A shocking number of the coolers we tested are certified by the Interagency Grizzly Bear Committee, and the internet seems to be full of videos of these plastic boxes standing up to bears, dynamite, enormous strongmen, and being thrown off cliffs. In place of having our own wildlife menagerie/pyrotechnics experts/world class bodybuilder/cliff, we tested durability with regular humans in other, more realistic ways. We inspected every nook, cranny, and crevice of these coolers, pushing on hinges, yanking on handles, sitting and standing on lids, pulling on plugs, and picking at gaskets. We dragged them around when they were full and heavy, used them as step stools whenever they were handy, and packed them to the brim with social refreshments.

We also filled these coolers with water and sloshed them around wildly to assess the effectiveness of the lid seal. We opened and closed drain plugs repeatedly to see which ones leak or are too easy to lose for the distracted user. And we left all the coolers to sit in the direct sunlight for several hours to see what would happen to them if they were forgotten during the big game or an afternoon nap. Additionally, we scoured the internet for other user complaints and compared and tested the components in question.

Spoiler alert: none of the wheeled coolers we tested are airtight. From left to right  the Rovr RollR  Igloo Trailmate Marine  Pelican Wheeled 80.
Spoiler alert: none of the wheeled coolers we tested are airtight. From left to right, the Rovr RollR, Igloo Trailmate Marine, Pelican Wheeled 80.

Ease of Use


A cooler's ease of use goes a long way toward your overall experience with it. To assess usability, we tested a number of features of each cooler, starting with the lid and latches. We tested how easily each model is opened - can you unlatch it with one hand? Can your six-year-old open it? We also tested how easy each cooler is to load and unload, as some have lids that snap closed on your hand like a hungry hungry hippo, while others are oddly shaped inside and require specialized packing skills. We also considered the capacity of each cooler and how its size and shape plays into the user experience. Some models are gigantic inside and out, while others have handles that tuck away neatly, creating a relatively small package, yet are larger within than we expected. Other coolers are long and low, facilitating an easy grab of exactly the ingredient or beverage you're looking for, while others are tall and narrow, which forces you to root around inside to find your preferred flavor of refreshment.

Additionally, we tested the external components of each cooler to see how easy those are to use. We opened and closed drain plugs and checked how easily emptied each cooler is (without simply opening the lid and flipping the whole thing upside down). Some models have larger drains that quickly and easily empty liquid contents, while others have smaller drains or drains that are located too far above the floor of the cooler, forcing you to hold one end up to adequately drain the melted icebox. We also considered the usability of handles - are they easily grabbed and/or moved into carrying position or stowed away? And for coolers with wheels, we checked how those wheels packed away into a car and how the wheel wells inside affect the cooler's packability.

The OtterBox wins points for being one of the easiest latches to use among models we tested.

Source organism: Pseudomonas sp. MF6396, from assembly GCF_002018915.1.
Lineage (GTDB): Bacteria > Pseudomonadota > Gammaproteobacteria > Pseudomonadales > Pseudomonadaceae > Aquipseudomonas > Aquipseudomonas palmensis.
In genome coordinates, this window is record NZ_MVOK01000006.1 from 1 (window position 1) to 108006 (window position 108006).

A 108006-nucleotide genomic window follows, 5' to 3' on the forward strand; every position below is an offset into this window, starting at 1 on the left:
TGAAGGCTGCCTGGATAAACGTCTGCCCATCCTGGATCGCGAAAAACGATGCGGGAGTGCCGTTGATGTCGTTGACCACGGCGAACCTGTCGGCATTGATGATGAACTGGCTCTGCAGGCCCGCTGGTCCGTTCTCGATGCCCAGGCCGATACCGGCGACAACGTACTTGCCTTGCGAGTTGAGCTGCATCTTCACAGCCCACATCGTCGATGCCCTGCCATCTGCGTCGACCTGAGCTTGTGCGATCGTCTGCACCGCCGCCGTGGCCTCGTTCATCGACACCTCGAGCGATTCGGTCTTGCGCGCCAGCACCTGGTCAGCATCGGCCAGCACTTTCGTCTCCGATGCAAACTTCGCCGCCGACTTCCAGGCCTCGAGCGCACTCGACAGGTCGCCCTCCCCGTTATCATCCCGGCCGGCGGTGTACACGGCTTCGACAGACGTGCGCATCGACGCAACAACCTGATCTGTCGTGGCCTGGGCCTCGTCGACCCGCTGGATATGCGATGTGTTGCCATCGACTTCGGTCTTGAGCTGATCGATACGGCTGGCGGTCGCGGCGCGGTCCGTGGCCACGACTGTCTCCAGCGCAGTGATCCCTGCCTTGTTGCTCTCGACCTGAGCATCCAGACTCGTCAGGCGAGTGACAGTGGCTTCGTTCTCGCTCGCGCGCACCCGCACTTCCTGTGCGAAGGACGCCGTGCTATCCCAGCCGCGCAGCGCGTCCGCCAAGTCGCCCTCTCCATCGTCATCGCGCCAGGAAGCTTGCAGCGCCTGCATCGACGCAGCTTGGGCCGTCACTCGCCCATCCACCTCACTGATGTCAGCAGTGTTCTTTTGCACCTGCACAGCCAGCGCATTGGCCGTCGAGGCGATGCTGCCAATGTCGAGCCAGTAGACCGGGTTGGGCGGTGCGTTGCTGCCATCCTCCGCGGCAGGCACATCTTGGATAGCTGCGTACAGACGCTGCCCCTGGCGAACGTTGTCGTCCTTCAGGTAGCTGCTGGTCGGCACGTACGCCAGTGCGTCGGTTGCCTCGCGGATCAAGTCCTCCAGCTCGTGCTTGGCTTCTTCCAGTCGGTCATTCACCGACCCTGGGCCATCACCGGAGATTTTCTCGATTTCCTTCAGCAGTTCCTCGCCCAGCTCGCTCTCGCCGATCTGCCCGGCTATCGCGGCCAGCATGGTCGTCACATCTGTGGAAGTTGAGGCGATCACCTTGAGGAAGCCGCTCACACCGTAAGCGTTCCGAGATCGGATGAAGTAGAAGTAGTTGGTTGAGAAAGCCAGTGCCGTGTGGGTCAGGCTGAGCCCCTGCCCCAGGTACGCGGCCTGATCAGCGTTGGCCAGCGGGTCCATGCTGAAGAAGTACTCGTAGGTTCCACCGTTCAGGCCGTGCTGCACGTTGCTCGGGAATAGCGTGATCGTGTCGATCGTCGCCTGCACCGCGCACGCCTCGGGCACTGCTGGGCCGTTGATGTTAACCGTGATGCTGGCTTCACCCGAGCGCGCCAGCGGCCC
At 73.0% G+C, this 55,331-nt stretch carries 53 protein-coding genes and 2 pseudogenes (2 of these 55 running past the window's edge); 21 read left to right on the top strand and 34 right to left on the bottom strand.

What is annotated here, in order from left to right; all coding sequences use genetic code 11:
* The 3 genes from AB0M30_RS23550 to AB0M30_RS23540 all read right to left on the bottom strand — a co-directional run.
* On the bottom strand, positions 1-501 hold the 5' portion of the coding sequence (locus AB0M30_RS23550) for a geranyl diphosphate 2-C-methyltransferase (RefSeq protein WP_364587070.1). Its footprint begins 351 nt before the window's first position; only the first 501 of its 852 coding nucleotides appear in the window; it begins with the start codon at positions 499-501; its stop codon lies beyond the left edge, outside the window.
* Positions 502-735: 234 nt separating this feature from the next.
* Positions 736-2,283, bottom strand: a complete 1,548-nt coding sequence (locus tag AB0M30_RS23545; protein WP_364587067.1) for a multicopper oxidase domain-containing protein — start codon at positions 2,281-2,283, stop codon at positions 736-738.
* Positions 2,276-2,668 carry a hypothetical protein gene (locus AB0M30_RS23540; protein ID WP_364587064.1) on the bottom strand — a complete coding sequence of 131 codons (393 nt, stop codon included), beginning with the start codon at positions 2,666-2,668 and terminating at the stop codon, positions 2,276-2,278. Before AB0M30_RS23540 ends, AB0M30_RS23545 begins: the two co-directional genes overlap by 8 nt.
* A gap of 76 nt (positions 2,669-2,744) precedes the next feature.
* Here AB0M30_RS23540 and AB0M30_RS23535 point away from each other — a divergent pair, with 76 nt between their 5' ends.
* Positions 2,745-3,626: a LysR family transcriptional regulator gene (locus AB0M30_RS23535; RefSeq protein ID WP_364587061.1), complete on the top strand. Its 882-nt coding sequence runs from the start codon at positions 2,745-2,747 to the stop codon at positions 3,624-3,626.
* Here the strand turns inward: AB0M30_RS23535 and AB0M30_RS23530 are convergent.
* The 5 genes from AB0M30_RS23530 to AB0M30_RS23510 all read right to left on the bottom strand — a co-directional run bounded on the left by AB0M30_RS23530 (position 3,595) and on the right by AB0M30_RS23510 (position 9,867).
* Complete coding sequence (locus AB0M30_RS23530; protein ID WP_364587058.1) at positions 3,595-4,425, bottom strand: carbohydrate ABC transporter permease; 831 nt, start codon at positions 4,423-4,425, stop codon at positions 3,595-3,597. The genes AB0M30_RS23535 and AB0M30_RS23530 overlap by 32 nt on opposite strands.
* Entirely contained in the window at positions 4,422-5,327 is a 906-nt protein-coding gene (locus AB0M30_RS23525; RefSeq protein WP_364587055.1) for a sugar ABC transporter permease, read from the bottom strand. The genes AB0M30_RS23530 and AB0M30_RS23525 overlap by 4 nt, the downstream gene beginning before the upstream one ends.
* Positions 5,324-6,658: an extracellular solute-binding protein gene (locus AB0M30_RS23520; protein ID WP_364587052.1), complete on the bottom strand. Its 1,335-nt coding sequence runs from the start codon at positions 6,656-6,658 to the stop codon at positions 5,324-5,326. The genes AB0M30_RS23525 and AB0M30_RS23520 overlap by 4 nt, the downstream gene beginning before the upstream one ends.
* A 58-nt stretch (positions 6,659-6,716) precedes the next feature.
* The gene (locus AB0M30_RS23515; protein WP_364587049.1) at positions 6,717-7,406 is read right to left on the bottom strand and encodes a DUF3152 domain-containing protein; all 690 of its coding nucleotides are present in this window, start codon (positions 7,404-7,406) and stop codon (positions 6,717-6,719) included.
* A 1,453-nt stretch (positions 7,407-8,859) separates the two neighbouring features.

The OtterBox wins points for being one of the easiest latches to use among models we tested.

Portability


Clearly larger, heavier coolers are going to be more difficult to cart around, especially when full. However, a lot of other factors go into each model's relative portability score. Of course, coolers on wheels have the obvious leg up in this competition, though not all wheels are created equal. Among wheeled models, we rolled them not just across flat, paved parking lots and sidewalks, but across lawns, through loose sand, and over bumpy gravel while fully loaded with snacks, drinks, and ice. We evaluated not only how well their wheels and clearance handled each variable surface but also how frequently they rammed into the backs of our heels or felt harder than normal to control.

For unwheeled models, portability largely comes down to weight and handle comfort. We tossed these coolers into the backs of vehicles, put them high on storage shelves in the garage, and carried them from our cars to wherever we were hanging out. During all of this, we carefully evaluated each cooler's handle placement vs. weight load, the comfort of each handle, and how easy (or impossible) it was for a single person to carry each cooler. We also considered how easily each cooler was lifted up into a car or onto a park bench. Though we didn't do an official count of the curse words used during this process, we did take note of each model's relative ease of movement - or otherwise.

Where will you take your cooler?
Where will you take your cooler?

Features


Though this metric is the lowest weighted one in our scoring, having handy features included with your cooler can make a difference to your overall experience, so we made sure to note and test each one. We didn't consider the presence of wheels or drains as a part of any cooler's features, as those are pretty heavily rolled into the Portability and Ease of Use scores. Instead, we focused on the frills and their usefulness. We awarded higher marks to more useful features such as the ability to hold dry ice (thereby significantly extending the shelf life of your food), internal baskets, and drain plug leashes to stop that important cap from escaping into the wilderness while your back is turned. Features that received lesser scores but that we still appreciate include things such as cup holders, bottle openers, and fish measurement tools.

The Igloo Trailmate Marine is the most feature-filled cooler we tested  though not all of them were our favorite features.
The Igloo Trailmate Marine is the most feature-filled cooler we tested, though not all of them were our favorite features.